The guy on the table next to me cheekily looked towards the pastry and cappuccino that had just arrived in front of me “it’s rather late for breakfast!” He commented. I had to agree. My excuse being that I actually had no idea what time it was, only that I hadn’t eaten since leaving home in Ullapool at 4.15am. It was now 11.45, I had finally made it in to London, and was 5 minutes walk from the Old Truman Brewery and the London Design Fair.
I made a beeline for the Scotland: Craft and Design section, which was organised by Craft Scotland and Emergents. The distinctive design of the display was the first thing I noticed, a very contemporary polystyrene block system that had jagged mountains carved into the side, and a clean stepped surface to show the work on. After getting over what I thought was a very clever display, that made the most of the chosen materials properties, I did a quick run around the room.
As its a big show, and I wanted to see it all, it isn’t possible to spend too long in any one room. I had seen a lot of the Scottish makers work before but was struck by a couple of new collections from people who’s previous work I had seen. One was Melanie Muirs polymer clay vessels, a development from her usual jewellery pieces. Another favorite from the Scottish showcase was Jennifer Gray’s tiles and condiment sets made in jesmonite with brass details. Using digital technologies to design her pieces she is able to push her designs and combine them with traditional craft techniques to create new collections that are distinct from one another yet identifiably hers. She retains her style of cast pieces in this collection, with surprising details such as the hidden olive pick and a reassuring weight to the brass grinding spheres. The contemporary functional furniture of David Watson also caught my eye, in particular the coffee table made from laminated European oak, with the beautiful details that you only get in a handmade piece.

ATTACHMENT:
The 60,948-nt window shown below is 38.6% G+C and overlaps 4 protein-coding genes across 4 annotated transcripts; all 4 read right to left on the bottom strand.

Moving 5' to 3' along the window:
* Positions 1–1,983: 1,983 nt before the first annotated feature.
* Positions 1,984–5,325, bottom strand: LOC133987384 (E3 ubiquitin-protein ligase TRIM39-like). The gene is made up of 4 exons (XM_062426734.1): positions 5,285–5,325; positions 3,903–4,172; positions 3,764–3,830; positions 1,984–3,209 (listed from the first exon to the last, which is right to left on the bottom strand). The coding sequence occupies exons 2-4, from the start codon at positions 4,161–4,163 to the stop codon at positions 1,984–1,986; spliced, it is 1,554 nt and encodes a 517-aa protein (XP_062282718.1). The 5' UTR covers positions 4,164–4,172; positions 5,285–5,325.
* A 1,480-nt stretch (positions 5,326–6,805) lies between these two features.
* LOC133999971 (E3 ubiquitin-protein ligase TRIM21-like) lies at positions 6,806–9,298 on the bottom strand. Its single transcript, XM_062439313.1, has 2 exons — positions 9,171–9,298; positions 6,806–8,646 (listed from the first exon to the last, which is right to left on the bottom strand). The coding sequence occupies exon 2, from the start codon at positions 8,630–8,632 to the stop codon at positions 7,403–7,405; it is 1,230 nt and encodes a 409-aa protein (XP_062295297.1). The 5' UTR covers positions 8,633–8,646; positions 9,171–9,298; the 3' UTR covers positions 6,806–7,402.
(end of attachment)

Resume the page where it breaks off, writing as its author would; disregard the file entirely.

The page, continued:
Having been out of the making loop for the best part of two years, with baby duties, I was reassured to see that nothing major had happened. No big changes in style or technological leaps that I had missed. There was lots of talk of “sustainable”, a lot of it with rather weak premise, one example being the use of hardwood from a small estate but no mention of a replanting plan and long term sustainable management of the woodland. On the other end of the scale one of India’s biggest industrial manufacturing companies had a showcase for their Punah Project, which is focused on recycling the tons of waste material produced in their manufacturing processes, to create new products. Rather than simply recycling metals, by melting them down, which uses a lot of energy and creates more waste, they look for new ways to up-cycle the waste in a more sustainable way and use it as the raw material for new designs. Such as using crimping waste to create designer shoes, which take the waste as it is and add value, working towards a more circular flow of materials. Being truly sustainable is not an easy thing to achieve, there is always energy used and materials wasted, but perhaps as I delve back into the studio I should be assessing my own practice more and designing Jewellery pieces informed by this.